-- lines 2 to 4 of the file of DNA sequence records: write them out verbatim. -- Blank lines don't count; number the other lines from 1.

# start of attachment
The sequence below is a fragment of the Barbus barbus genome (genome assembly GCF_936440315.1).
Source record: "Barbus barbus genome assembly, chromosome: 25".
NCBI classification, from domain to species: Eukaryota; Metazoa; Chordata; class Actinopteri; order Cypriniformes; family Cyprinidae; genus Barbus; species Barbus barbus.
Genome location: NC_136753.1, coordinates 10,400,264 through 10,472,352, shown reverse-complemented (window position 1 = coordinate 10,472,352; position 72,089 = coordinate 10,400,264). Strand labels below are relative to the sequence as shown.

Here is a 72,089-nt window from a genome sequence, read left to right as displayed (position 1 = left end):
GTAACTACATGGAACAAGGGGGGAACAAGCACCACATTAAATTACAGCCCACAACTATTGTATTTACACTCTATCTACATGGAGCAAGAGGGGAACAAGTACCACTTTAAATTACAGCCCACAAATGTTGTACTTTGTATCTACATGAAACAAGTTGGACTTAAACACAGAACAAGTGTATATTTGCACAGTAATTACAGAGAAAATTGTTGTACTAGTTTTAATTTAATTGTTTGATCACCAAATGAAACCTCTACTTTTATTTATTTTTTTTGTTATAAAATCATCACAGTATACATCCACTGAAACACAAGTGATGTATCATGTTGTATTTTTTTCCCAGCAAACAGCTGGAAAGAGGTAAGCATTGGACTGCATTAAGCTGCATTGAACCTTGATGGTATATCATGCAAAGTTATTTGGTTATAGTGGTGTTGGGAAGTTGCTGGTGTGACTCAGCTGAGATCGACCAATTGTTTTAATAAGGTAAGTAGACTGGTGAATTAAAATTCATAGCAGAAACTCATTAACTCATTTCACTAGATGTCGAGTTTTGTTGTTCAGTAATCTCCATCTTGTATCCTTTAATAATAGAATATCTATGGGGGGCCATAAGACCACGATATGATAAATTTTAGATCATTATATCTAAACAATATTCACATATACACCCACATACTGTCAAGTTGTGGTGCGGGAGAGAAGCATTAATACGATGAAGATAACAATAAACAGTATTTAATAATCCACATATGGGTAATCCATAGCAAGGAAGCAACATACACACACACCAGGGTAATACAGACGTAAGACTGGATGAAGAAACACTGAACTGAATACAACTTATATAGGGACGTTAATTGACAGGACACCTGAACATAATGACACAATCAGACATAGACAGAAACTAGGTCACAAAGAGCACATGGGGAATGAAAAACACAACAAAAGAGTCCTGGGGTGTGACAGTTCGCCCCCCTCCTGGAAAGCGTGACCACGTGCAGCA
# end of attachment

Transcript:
Source record: "Barbus barbus genome assembly, chromosome: 25".
NCBI classification, from domain to species: Eukaryota; Metazoa; Chordata; class Actinopteri; order Cypriniformes; family Cyprinidae; genus Barbus; species Barbus barbus.
Genome location: NC_136753.1, coordinates 10,400,264 through 10,472,352, shown reverse-complemented (window position 1 = coordinate 10,472,352; position 72,089 = coordinate 10,400,264). Strand labels below are relative to the sequence as shown.